Tree Closes Tonight for Mozilla 0.9.9
Tuesday February 19th, 2002
mozilla.org will begin the process to release Mozilla 0.9.9 tonight at 11:59 pm pacific by closing the tree to free checkins. Mozilla 0.9.9 is the last major milestone prior to 1.0, and includes numerous bugfixes in composer, history, and other areas. Along with this, likely new features that will be in the milestone include a new full screen window mode, set image as wallpaper, and composer publishing.
Following the tree close tonight, expect up to a week of tree closure for stability and regression fixes, then a branch to be cut some time next week. As soon as the branch is cut, the trunk will reopen for Mozilla 1.0 checkins. mozilla.org is shooting for a March 1st release date, but due to this being the last milestone before 1.0, and because there is a large amount of code that will be landed tonight prior to tree close, delays may occur.
#62 Re: SQL errors
Thursday February 21st, 2002 12:26 AM
You are replying to this message
"I would have thought the SQL errors would be more related to the SQL server's performance than bandwidth."
You are quite right. But even if your database only allows x amount of concurrent connections, you can very easily set up a queue for those x connections. The code using the database will then block while it waits to get a conncetion, rather than resulting in not getting a connection and having to display an error. The waiting time would be very low or none at all in most cases. Of course all connections would also just be recycled and taken from a pool of connections. That way, the time needed for establishing the connection to the database and logging in is gone.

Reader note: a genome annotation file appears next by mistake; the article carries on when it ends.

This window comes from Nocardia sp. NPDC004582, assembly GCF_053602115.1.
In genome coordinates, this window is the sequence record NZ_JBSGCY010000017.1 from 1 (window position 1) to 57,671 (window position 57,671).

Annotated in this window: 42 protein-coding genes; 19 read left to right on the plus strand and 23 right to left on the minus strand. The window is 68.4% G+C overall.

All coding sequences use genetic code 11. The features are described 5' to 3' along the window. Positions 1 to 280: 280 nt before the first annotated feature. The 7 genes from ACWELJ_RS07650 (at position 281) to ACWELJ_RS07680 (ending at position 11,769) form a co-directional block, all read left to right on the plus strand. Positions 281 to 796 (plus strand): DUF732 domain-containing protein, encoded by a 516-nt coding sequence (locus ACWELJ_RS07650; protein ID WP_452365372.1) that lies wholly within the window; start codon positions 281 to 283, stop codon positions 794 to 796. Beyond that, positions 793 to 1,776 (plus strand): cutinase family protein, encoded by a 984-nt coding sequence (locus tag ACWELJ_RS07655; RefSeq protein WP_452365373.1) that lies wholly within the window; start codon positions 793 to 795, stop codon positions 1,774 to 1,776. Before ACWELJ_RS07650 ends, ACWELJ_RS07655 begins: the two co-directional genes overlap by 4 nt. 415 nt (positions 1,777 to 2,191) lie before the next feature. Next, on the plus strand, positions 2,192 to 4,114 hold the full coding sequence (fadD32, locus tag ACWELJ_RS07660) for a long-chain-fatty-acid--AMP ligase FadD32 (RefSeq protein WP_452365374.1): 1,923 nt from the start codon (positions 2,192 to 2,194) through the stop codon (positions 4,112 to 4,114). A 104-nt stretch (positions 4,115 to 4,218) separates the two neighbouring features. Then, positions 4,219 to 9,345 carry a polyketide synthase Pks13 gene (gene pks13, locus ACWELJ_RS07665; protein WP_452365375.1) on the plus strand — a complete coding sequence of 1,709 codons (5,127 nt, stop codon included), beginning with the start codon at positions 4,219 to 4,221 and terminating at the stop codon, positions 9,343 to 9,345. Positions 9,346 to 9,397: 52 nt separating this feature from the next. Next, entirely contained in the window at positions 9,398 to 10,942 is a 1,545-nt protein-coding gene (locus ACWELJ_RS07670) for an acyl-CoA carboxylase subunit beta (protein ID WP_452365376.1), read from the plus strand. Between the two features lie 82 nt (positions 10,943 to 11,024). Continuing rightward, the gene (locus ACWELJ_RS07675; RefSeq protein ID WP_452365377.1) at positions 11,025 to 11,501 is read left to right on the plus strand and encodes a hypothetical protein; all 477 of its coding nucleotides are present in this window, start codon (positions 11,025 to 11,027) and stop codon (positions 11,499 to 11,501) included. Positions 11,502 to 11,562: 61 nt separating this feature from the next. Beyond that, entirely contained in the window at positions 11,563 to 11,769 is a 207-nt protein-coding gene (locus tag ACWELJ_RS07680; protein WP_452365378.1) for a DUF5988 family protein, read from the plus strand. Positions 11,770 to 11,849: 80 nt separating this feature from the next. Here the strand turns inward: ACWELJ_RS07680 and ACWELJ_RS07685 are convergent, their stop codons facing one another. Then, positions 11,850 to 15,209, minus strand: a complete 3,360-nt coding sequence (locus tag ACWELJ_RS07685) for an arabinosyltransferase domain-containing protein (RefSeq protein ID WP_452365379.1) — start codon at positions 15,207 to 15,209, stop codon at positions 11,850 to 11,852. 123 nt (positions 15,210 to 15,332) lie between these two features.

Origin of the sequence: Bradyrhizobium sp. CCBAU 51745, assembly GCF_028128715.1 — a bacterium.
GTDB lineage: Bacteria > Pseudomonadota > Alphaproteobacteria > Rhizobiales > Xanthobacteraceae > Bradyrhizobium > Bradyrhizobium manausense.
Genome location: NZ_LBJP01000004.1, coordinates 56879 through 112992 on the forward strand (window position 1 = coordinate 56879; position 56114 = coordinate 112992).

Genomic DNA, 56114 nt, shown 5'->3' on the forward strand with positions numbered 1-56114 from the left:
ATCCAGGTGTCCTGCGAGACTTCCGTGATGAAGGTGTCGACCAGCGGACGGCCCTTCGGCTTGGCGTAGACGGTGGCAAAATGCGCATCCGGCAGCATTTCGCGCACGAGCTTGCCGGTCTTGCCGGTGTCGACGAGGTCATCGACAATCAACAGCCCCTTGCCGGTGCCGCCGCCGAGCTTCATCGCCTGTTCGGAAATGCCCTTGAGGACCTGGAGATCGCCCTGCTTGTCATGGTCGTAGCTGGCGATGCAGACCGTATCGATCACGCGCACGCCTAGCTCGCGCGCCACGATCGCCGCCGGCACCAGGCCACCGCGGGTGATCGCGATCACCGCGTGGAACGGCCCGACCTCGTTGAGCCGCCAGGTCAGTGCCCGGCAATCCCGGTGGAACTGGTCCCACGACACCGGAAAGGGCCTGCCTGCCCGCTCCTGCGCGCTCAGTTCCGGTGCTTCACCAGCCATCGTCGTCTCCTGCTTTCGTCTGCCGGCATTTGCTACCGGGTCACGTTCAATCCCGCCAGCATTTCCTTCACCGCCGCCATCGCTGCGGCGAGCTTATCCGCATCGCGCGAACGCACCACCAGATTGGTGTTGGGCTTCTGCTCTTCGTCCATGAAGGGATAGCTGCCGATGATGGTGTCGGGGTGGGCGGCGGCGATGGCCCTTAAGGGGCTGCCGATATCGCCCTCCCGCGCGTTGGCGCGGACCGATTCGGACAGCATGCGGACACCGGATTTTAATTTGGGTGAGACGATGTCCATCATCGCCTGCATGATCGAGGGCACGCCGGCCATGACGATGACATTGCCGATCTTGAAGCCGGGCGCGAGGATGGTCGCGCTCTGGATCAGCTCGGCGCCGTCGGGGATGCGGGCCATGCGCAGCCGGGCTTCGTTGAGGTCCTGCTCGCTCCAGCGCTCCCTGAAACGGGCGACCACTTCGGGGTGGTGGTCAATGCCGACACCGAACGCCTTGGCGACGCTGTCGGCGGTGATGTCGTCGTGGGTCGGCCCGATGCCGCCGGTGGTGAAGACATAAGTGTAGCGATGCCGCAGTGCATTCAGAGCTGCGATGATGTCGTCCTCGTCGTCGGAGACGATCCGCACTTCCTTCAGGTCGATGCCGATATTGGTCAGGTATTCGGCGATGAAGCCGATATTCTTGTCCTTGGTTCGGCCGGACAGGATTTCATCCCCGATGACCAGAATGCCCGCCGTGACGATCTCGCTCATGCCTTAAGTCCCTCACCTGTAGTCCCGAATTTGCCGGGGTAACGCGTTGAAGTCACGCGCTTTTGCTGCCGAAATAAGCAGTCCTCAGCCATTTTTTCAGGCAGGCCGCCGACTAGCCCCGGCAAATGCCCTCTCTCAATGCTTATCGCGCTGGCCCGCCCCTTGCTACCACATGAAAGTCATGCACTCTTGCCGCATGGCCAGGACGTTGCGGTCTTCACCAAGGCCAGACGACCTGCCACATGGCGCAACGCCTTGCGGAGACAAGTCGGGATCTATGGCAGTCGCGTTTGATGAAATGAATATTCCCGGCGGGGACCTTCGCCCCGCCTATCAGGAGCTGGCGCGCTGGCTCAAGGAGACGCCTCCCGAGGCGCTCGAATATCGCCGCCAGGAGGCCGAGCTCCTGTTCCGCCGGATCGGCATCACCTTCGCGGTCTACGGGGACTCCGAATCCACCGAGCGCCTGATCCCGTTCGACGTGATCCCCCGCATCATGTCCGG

Another way to get rid of the error is to make sure that each generated page requies a minimal amount of database connections. Since the site isn't really dynamic from one second to the next, data could and should also be cached. For example the "read" counts for each user could be fetched when the user first enters the site and then only kept and updated in memory, and be commited back to the database when the user's session times out. Same for posts. The 10 most recently read article comments could all be cached in memory - after all, they are the same for all users so why fetch and dynamically create the page for them from the database for every request?
I'm sure some - or maybe / hopefully even all - of the suggestions above are actually employed here. If not, they could greatly improve on the performance and reliability of the site. Since the source code for the site isn't open (as far as I know), there's not a lot anyone other than the admin can do, however.